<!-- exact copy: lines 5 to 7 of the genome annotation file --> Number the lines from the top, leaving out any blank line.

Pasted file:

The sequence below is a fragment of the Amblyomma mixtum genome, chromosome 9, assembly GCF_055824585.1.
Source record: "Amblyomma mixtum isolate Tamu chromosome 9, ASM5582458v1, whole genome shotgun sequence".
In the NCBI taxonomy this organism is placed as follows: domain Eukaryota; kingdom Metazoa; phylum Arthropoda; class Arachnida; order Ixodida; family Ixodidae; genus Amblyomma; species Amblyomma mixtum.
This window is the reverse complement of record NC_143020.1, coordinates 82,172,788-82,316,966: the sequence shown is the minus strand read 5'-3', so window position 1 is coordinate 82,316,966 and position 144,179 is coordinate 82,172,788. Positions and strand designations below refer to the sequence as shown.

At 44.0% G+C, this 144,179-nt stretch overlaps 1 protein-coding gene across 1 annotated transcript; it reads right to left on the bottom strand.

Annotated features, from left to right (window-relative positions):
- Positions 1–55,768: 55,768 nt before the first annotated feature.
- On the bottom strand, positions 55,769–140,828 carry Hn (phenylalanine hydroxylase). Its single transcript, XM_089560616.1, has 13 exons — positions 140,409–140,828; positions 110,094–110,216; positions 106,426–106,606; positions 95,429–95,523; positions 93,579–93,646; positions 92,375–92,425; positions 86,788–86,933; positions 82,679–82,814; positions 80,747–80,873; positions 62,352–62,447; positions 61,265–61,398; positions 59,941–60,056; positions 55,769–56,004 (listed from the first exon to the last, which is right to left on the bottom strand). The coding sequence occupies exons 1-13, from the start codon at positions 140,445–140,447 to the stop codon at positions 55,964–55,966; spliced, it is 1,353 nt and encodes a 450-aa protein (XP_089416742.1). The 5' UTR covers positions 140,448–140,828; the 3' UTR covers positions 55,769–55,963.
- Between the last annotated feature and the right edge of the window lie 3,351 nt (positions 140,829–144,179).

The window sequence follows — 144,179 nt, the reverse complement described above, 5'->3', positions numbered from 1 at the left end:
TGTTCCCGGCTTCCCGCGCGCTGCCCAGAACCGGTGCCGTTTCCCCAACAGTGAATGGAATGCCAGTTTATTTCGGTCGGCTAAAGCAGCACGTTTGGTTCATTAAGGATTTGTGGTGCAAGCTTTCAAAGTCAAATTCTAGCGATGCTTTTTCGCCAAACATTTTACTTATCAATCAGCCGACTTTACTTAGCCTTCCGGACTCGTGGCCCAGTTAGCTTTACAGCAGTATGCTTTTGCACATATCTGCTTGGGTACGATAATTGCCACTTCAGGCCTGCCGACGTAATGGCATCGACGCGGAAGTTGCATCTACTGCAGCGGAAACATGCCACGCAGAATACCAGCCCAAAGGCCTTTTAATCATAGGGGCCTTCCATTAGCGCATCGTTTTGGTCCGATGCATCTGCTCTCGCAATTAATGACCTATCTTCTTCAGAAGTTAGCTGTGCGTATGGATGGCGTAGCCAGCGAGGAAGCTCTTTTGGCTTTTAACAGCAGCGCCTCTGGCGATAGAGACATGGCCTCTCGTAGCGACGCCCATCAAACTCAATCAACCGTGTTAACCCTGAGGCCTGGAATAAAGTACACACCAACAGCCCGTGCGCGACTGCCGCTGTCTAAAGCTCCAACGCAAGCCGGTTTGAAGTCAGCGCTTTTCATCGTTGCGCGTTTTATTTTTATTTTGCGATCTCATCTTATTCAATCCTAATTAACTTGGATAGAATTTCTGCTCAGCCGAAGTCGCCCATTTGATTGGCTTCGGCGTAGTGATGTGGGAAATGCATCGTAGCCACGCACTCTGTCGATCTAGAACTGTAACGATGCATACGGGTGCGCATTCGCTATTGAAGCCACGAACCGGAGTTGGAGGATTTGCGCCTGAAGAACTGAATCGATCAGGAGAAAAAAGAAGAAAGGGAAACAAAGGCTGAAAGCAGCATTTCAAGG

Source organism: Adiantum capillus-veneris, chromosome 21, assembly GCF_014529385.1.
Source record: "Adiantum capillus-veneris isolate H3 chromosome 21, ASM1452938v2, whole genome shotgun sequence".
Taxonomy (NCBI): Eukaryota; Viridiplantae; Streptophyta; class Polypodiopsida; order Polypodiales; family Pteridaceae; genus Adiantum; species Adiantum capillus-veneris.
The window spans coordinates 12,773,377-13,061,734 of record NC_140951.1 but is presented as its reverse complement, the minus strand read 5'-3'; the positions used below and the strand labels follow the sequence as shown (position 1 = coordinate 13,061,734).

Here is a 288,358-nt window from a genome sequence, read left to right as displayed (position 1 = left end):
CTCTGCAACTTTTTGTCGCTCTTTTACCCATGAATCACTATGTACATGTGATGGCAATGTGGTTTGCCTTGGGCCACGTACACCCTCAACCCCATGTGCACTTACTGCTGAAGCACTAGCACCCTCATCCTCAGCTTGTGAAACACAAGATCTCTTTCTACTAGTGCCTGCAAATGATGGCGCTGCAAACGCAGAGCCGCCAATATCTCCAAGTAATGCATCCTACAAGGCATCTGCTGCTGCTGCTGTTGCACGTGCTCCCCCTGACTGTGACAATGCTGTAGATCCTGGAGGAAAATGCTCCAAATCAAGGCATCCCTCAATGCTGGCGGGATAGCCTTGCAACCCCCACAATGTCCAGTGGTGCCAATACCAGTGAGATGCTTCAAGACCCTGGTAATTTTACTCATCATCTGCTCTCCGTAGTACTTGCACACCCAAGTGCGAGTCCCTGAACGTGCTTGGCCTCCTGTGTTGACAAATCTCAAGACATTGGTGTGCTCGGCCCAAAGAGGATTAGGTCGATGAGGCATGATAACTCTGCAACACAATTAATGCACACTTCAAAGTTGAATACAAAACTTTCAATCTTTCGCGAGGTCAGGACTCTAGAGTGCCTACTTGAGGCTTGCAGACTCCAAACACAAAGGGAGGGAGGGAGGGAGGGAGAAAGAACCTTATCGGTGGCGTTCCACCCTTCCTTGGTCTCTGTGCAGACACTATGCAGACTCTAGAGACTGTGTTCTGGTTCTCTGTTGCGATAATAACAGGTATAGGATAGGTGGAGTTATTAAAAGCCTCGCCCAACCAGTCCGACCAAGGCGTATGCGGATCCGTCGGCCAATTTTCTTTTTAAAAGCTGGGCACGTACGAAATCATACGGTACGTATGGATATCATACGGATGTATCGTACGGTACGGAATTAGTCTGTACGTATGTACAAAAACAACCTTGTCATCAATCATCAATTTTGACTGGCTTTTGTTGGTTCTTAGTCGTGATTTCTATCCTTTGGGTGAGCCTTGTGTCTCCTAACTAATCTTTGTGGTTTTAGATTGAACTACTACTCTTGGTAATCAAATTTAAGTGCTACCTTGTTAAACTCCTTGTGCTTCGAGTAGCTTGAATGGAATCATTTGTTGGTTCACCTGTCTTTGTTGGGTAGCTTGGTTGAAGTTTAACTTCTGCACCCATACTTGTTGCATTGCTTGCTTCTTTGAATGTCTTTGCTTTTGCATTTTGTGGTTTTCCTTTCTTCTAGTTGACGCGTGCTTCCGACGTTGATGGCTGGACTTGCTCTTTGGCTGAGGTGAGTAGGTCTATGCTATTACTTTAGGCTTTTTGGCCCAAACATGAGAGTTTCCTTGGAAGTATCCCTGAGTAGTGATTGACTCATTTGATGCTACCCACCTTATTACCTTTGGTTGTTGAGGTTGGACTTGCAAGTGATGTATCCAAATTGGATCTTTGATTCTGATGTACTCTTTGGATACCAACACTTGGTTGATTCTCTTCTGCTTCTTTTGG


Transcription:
At 44.0% G+C, this 144,179-nt stretch overlaps 1 protein-coding gene across 1 annotated transcript; it reads right to left on the bottom strand.

Annotated features, from left to right (window-relative positions):
- Positions 1–55,768: 55,768 nt before the first annotated feature.